- Car collision
- Hitting a property or stationary objects like a tree or pole
- Crashing into a building
Uninsured and Underinsured Motorist Coverage
An uninsured motorist coverage covers medical bills, damage repairs, and other expenses when you and your passenger are involved in an accident caused by an uninsured driver. Meanwhile, underinsured motorist coverage also provides the same inclusions if the at-fault party’s insurance is insufficient to pay for the expenses.
What Is the Penalty for a Hit-and-Run Parked Car Case?
When a driver causes damage to your property and leaves the scene abruptly, this is labeled as a hit-and-run misdemeanor. The situation should include the following elements to be proven as a misdemeanor:
- The driver was involved in a car collision while driving,
- The accident caused damage to someone else’s property or vehicle;
- The at-fault party was aware of the accident that caused property damages;
- The driver intentionally refused to perform one or more of the following duties: (a) stop immediately at the scene of the accident; or (b) provide the other driver or the owner of the damaged property with their name and current residence address.
If the case is proven, the driver liable for the accident may face the following penalties for a hit-and-run parked car claim:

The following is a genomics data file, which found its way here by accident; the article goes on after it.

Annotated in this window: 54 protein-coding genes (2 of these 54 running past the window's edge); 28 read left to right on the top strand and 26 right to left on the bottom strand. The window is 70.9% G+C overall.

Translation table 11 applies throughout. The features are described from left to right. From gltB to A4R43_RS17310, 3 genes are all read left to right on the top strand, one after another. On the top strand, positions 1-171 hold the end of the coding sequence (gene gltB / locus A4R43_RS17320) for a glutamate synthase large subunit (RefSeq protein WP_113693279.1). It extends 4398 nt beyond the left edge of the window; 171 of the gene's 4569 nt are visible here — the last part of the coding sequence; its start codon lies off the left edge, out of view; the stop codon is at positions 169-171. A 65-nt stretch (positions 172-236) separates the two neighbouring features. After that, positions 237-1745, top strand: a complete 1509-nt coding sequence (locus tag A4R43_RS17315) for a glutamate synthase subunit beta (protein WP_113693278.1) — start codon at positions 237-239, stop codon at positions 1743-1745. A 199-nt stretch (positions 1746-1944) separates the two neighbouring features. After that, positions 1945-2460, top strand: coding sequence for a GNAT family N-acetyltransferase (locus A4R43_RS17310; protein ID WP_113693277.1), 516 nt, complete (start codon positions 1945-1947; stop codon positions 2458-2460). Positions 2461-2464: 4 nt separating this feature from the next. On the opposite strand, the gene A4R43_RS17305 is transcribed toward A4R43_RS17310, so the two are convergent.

- up to six (6) months in the county jail
- fine up to one thousand ($1,000) dollars
- Three (3) years of probation
- compensation for the damage to the property
- two points on the DMV record
What are the Complexities of a Hit-and-Run Parked Car Claim?
In most cases, a hit-and-run claim involving a parked car is challenging to prove due to particular circumstances. This will hinder you from getting the total compensation value for the damages from the accident. Such complexities may include the following:
- Lack substantial evidence
You may need more evidence to prove your case. In addition, you may only be able to identify the driver at fault if you have essential personal details such as a name, license plate number, or insurance information.
- Limited knowledge of insurance coverage
Most often than not, claim adjusters pressure you to accept reduced restitution when you are unaware of your insurance coverage.
- Insurance companies haggling for reduced compensation
Big insurance companies can use their power and authority to bluster and pressure you into accepting reduced compensation, especially if you do not have substantial evidence to support your claim.
You may contact a legal expert to help you sort out your case when encountering these challenges. A personal injury lawyer can aid in recovering necessary evidence, determine the total value of your claim, and negotiate for the maximum settlement.
We, at Jacoby & Meyers, aim to protect your rights to restitution for the damages from the accident. Give us a call today at 888-960-0480 for a free consultation. We are available 24 hours a day, seven days a week, to help you.